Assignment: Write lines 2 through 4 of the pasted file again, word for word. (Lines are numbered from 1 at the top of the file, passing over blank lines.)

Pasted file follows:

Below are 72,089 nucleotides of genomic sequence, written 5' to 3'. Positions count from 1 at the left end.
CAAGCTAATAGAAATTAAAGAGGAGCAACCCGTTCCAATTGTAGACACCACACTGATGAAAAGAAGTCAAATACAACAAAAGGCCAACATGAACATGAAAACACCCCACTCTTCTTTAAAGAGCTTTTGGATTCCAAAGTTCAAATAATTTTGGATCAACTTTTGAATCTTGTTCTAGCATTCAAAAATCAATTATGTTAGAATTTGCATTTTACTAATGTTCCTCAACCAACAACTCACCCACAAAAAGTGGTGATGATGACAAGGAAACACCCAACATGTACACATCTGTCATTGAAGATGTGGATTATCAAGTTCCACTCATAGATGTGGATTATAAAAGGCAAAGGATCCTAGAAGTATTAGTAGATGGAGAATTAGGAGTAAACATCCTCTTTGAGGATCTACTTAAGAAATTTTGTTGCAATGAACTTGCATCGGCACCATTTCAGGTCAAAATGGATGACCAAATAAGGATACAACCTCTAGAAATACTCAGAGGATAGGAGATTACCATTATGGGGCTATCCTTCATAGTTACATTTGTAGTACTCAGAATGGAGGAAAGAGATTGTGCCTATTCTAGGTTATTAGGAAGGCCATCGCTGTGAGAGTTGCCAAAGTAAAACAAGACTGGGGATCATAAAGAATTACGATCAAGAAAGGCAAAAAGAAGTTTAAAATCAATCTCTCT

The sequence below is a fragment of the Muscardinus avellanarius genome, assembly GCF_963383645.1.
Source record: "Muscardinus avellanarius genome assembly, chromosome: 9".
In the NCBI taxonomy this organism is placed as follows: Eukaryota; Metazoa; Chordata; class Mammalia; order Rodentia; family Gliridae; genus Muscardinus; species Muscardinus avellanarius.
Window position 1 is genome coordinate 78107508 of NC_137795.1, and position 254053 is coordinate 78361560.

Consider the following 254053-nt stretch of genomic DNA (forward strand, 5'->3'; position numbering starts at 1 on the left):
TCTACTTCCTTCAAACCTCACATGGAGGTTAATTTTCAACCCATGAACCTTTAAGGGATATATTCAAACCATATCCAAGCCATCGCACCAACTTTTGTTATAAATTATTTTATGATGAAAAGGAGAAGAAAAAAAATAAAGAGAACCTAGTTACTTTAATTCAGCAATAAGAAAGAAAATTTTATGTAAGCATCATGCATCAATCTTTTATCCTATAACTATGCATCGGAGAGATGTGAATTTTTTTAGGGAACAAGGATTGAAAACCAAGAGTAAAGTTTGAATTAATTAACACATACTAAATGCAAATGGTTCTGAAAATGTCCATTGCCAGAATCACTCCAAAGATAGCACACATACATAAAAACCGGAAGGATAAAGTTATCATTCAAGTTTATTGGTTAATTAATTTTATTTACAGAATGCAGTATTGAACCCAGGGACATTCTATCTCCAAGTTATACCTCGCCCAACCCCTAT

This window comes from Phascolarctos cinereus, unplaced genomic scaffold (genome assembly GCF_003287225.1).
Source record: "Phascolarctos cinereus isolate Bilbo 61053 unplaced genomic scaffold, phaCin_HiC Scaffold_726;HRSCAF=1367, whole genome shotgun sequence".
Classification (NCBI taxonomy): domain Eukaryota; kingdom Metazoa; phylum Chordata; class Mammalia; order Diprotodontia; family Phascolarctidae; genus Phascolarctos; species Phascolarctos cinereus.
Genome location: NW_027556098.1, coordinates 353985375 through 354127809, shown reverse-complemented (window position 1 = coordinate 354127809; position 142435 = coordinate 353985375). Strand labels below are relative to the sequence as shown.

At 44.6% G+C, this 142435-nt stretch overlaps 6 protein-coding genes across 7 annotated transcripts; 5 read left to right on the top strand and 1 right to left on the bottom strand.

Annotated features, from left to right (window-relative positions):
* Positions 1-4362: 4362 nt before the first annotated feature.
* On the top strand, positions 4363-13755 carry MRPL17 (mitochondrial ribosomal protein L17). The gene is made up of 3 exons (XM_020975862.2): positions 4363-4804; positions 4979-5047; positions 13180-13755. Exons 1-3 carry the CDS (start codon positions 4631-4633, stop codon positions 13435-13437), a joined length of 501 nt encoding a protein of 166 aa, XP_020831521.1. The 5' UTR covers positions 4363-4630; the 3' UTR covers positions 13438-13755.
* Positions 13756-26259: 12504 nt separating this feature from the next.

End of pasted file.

CAAGCTAATAGAAATTAAAGAGGAGCAACCCGTTCCAATTGTAGACACCACACTGATGAAAAGAAGTCAAATACAACAAAAGGCCAACATGAACATGAAAACACCCCACTCTTCTTTAAAGAGCTTTTGGATTCCAAAGTTCAAATAATTTTGGATCAACTTTTGAATCTTGTTCTAGCATTCAAAAATCAATTATGTTAGAATTTGCATTTTACTAATGTTCCTCAACCAACAACTCACCCACAAAAAGTGGTGATGATGACAAGGAAACACCCAACATGTACACATCTGTCATTGAAGATGTGGATTATCAAGTTCCACTCATAGATGTGGATTATAAAAGGCAAAGGATCCTAGAAGTATTAGTAGATGGAGAATTAGGAGTAAACATCCTCTTTGAGGATCTACTTAAGAAATTTTGTTGCAATGAACTTGCATCGGCACCATTTCAGGTCAAAATGGATGACCAAATAAGGATACAACCTCTAGAAATACTCAGAGGATAGGAGATTACCATTATGGGGCTATCCTTCATAGTTACATTTGTAGTACTCAGAATGGAGGAAAGAGATTGTGCCTATTCTAGGTTATTAGGAAGGCCATCGCTGTGAGAGTTGCCAAAGTAAAACAAGACTGGGGATCATAAAGAATTACGATCAAGAAAGGCAAAAAGAAGTTTAAAATCAATCTCTCT

The sequence below is a fragment of the Muscardinus avellanarius genome, assembly GCF_963383645.1.
Source record: "Muscardinus avellanarius genome assembly, chromosome: 9".